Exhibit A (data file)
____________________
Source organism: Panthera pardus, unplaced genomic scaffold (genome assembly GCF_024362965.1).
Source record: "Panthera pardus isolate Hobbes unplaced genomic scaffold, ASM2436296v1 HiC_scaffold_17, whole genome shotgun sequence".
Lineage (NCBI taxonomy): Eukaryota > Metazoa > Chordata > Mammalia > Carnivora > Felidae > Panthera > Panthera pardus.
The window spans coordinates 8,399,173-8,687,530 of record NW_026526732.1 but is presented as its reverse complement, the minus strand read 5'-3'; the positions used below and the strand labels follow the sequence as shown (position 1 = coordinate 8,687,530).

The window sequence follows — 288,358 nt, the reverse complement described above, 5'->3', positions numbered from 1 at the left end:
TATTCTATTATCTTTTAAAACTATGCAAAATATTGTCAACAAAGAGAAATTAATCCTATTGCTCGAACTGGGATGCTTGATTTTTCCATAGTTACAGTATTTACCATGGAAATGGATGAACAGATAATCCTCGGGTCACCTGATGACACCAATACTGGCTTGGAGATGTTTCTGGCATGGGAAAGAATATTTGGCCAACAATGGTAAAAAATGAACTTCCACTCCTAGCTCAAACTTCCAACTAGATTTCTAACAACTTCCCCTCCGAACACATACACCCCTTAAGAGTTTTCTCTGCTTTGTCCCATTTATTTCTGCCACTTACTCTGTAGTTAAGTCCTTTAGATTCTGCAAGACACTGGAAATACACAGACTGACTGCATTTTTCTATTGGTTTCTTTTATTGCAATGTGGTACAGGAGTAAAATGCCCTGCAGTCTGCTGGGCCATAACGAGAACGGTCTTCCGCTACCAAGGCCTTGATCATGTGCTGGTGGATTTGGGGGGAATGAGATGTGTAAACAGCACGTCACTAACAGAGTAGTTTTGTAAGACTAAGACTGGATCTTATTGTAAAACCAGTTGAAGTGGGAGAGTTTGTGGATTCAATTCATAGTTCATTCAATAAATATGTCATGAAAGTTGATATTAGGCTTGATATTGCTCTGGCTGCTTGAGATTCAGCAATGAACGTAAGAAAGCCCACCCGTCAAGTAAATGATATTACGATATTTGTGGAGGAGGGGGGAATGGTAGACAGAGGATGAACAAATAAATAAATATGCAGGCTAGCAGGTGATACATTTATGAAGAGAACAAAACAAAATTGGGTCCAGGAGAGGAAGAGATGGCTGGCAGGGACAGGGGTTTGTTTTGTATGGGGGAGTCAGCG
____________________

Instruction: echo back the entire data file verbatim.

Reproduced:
Source organism: Panthera pardus, unplaced genomic scaffold (genome assembly GCF_024362965.1).
Source record: "Panthera pardus isolate Hobbes unplaced genomic scaffold, ASM2436296v1 HiC_scaffold_17, whole genome shotgun sequence".
Lineage (NCBI taxonomy): Eukaryota > Metazoa > Chordata > Mammalia > Carnivora > Felidae > Panthera > Panthera pardus.
The window spans coordinates 8,399,173-8,687,530 of record NW_026526732.1 but is presented as its reverse complement, the minus strand read 5'-3'; the positions used below and the strand labels follow the sequence as shown (position 1 = coordinate 8,687,530).

The window sequence follows — 288,358 nt, the reverse complement described above, 5'->3', positions numbered from 1 at the left end:
TATTCTATTATCTTTTAAAACTATGCAAAATATTGTCAACAAAGAGAAATTAATCCTATTGCTCGAACTGGGATGCTTGATTTTTCCATAGTTACAGTATTTACCATGGAAATGGATGAACAGATAATCCTCGGGTCACCTGATGACACCAATACTGGCTTGGAGATGTTTCTGGCATGGGAAAGAATATTTGGCCAACAATGGTAAAAAATGAACTTCCACTCCTAGCTCAAACTTCCAACTAGATTTCTAACAACTTCCCCTCCGAACACATACACCCCTTAAGAGTTTTCTCTGCTTTGTCCCATTTATTTCTGCCACTTACTCTGTAGTTAAGTCCTTTAGATTCTGCAAGACACTGGAAATACACAGACTGACTGCATTTTTCTATTGGTTTCTTTTATTGCAATGTGGTACAGGAGTAAAATGCCCTGCAGTCTGCTGGGCCATAACGAGAACGGTCTTCCGCTACCAAGGCCTTGATCATGTGCTGGTGGATTTGGGGGGAATGAGATGTGTAAACAGCACGTCACTAACAGAGTAGTTTTGTAAGACTAAGACTGGATCTTATTGTAAAACCAGTTGAAGTGGGAGAGTTTGTGGATTCAATTCATAGTTCATTCAATAAATATGTCATGAAAGTTGATATTAGGCTTGATATTGCTCTGGCTGCTTGAGATTCAGCAATGAACGTAAGAAAGCCCACCCGTCAAGTAAATGATATTACGATATTTGTGGAGGAGGGGGGAATGGTAGACAGAGGATGAACAAATAAATAAATATGCAGGCTAGCAGGTGATACATTTATGAAGAGAACAAAACAAAATTGGGTCCAGGAGAGGAAGAGATGGCTGGCAGGGACAGGGGTTTGTTTTGTATGGGGGAGTCAGCG